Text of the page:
Coleoptera / by George Dimmock
The Beetles, or Culeoptera as they are termed by naturalists, briefly defined, are six-legged insects, which have thick and horny fore wings and chewing niuuth-parts, and which undei'go complete metamor])hosis. The most striking of these characters is the peculiar horn-like, opaque, usually quite rigid fore wings, which, in the beetles, are termed elytra (singular elytron), from the Greek elutron, meaning a sheath, a word used by Aristotle to designate the forewings of beetles. These elytra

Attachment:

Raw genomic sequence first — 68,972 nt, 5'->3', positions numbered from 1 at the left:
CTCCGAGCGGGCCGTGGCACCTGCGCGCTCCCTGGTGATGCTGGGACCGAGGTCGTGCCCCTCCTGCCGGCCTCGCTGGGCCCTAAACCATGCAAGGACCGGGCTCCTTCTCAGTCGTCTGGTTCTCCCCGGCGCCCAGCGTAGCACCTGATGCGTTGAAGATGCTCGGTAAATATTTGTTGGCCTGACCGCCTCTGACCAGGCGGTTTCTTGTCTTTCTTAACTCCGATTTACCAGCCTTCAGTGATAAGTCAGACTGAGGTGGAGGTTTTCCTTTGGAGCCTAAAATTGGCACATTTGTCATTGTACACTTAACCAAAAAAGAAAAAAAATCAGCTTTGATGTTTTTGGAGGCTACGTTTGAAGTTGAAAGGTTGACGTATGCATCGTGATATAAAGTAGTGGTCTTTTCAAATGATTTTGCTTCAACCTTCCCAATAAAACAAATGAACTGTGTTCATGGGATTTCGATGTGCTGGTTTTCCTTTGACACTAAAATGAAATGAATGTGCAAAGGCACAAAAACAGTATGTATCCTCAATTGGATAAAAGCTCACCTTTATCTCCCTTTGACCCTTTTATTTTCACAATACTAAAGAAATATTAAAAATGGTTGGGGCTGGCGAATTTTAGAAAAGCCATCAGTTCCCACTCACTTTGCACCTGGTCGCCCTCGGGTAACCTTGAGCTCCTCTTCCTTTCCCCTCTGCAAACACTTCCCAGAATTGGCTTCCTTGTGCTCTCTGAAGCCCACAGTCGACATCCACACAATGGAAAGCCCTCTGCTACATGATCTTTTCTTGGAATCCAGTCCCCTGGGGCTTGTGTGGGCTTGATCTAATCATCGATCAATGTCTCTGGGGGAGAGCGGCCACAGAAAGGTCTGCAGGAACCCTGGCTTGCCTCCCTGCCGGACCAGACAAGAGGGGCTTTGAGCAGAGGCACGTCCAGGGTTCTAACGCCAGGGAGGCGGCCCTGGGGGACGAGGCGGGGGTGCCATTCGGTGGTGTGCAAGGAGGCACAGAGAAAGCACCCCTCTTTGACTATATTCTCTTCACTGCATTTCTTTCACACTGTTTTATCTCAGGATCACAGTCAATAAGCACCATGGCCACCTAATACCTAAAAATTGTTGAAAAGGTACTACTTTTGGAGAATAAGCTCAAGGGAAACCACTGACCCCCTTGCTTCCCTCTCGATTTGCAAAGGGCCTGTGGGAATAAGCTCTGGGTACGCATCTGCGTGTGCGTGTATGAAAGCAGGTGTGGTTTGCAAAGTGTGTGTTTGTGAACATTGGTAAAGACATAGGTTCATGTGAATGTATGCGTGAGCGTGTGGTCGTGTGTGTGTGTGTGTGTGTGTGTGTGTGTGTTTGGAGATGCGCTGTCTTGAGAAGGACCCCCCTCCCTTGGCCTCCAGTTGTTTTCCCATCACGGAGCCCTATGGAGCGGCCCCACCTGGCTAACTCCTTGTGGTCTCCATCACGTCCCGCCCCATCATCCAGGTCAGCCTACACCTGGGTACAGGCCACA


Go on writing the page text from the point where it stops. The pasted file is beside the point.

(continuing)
... s. These elytra give a general aspect to beetles which make them easily recognizable as such, however much they may vary in other respects. As a rule the elytra close together, meeting in a straight line along the ]iosterior portion of the back or dorsum of the insect, and shielding beneath them the delicate hind wings, unless hind wings arc absent, as is the case with a small number of beetles. The elytra take no active part in the flight of Colcoptera, but generally are opened outward at right angles to the body of the insect, remaining at rest in that i)osition, while the membranous hind wings perform the necessary strokes for locomotion. In beetles that have rudimentary iiiml wings, and in those of which the hind wings are absent, the elytron of one side usually is united linnly along the back to that of the other side, to form a single shield, which protects the abdominal portions of tlie insect beneath it. In one family, the Staphylinida', or rove-beetles, and in some less commonly known beetles belonging to other families, the elytra arc much too short or too small to cov>rr the whole abdomen, although the ytaphylinid;e nuuiage to bring the entire wings beneath the elytra by a complex system of folding. The name Coleo].)tera (from koleos, a sheath, and pteroii, a whig) was first employed for beetles by John Ray, an early English naturalist, in 170.5, and has been generally adopted by subsequent naturalists, although Fabricilis, in 177J>, termed beetles Eleutherata, on account of their free maxilkp, anil Schluga, in 1707, used for them the term Vaginata, from r(.'araiu-e, which has given rise to popular names, such as 'meal-worm' for the larva of Tuiithrio nioUtor, and ' wire-worms ' for the larva-of many Elaterida\ The thicker and more fleshy larva-of Colcoptera, such as are those often dug up .aliout roots, or split from their mines in wood, are in pojmlar parlance 'grubs.' The larval of beetles mostly haxe six legs, or feet, near the anterior end of their body, that is a pair of legs for each of the first three segments behind the headthe thoracic segments. In the Curculionidas and in some other beetles of which the larvae live within their food, the latter are legless. Certain larviv have more or less developed traces of anal legs, sometimes a product of the evaginated lateral portions of the Fic. :H4.-Larva of IiUq}s jtruilurta. Fungus, liark, decayed wood, dead twi food in its position between masticatory organs which operate laterally. All the mouth-]iarts of adult Coleoptera arcv subject to slight modifications and reductions in certain families and genera, and in the larv.a? the oral organs are not rarely consiilerably modified. The larva' of Dytiscida' and Hydropliilida' present remarkable modifications of form and use, which, as in the case of other striking variations from the normal form of larval nn)utli-]iarts, will lie described under their res]iective families. The prothorax, the middle of the three ]iortions into which all beetles are divided with considerable distinctness, is hollowed out in front to receive tlie neck or liead, and is articulated behind with the mesothorax. The ])rothorax bears the forward legs. Its dorsal surface is often termed the |ii'onotum. The mesothorax, metathorax, and abdomen form the last of tlie three portions of a beetle, which portion is often called the trunk. The mesothorax and metathorax are very intiinatelj' united ; upon the former are borne the elytra and middle pair of legs, and upon the latter the wings and hind pair of legs. Both mesothorax and metathorax are hidden from view, on the dorsal side of the insect, by tlie elytra, except that in most beetles a small triangular jiortion of the mesothorax is visible between the elytra at their bases; this triangle is the scutellum. The median ventral ])ieces of the three different ])arts of the thorax arc termed, resjiectively, prosternum, mesosternum, and metasternum, an, as is the case with manv pupa' of Lncanidw and Scaralneidre, than in images. While the alxlomen of adult beetles have no appendages except the genitalia, a few beetle larva?, among which are those of Gyrinidro and Psephenida^, liave gill-a])pendasres borne bv several abdominal semnents. Adult beetles enjoy locomotion of several sorts, flying, springing, c!iml)ing, crawling, or running ; a few add swimming : their larvte sometimes swim, but more commonly only crawl or run. The legs of ailult beetles, as well as those of their Larvre, are appendages of the three thoracic segments, and are modified according to the purposes for which they are used. In some larvse one or more pairs of legs are reduced to the merest rudiments or entirely disappear, but in the mature beetles no such reduction takes place. The typical constitution of the legs of adult Coleojitera is as follows : the basal joint, short but of various forms, is termeil a coxa, and the cavities into which the coxfe are set on the under side of the thoracic segments, on each side of the median line, are ' called coxal cavities. The form of the coxa' is of importance in distinguishing the families of Coleoptera. Jointed to the coxa is a jjiece named the trochanter; the connection of the trochanter with the next following piecethe femuris very intimate in some beetles, in others the hind trochanters are prominent lobes upon the inner side of the femora. The femur, or thigh, is the first long piece of each leg ; the tibia, another long piece, follows it, and to the latter piece is jointed a foot or tarsus, consisting of from three to five short joints, the terminal joint generally having two claws, and between the claws a small appendage, the onychium. The tarsal joints are hairy beneath, and those of the anterior (and sometimes also the middle) pair of legs of many male beetles are modified to clasp more firmly the female during copulation. The most peculiar of these modified tarsi are those of the males of the water-beetles belonging to the family Dytiscida> ; their tarsi will be further described when treating of that family. The form and proportion of beetles' legs are quite varied. Legs fitted for walking and running, ambulatorial and cursorial legs as they are called, are slender, and rather long in ])roportion to the size of the insect. Fossorial legs, or those intended for digging, are short, stout, and flattened. Springing legs, or saltatorial legs, have generally much thickened femora. Natatorial legs, those used for swimming, are oar-shaped or ]iaddle-sha]ied, and are bordered with hairs. The elytra, which are really horny forward wings, and in which the renmants of veins often can be seen, are generally opened out nearly or quite at right angles to the body in flight, and serve to balartce and to steer the beetles, while the two membranons wings, which are ordinai'ily hidden beneath the elytra, unfold, and, by their rapid vibrations, furnish the impulse in flight. Jousset de Bellesme thinks the elytra govern direction in flight by changing their position, and consequently altering the position of the centre of gravity of the beetle. In the Cetonians, a portion of the Scarab»id;e, the elytra are said to remain closed in flight, the wings projecting out from beneath their bases. The inflexed outer margins of the elj'tra are designated as epiplcurae.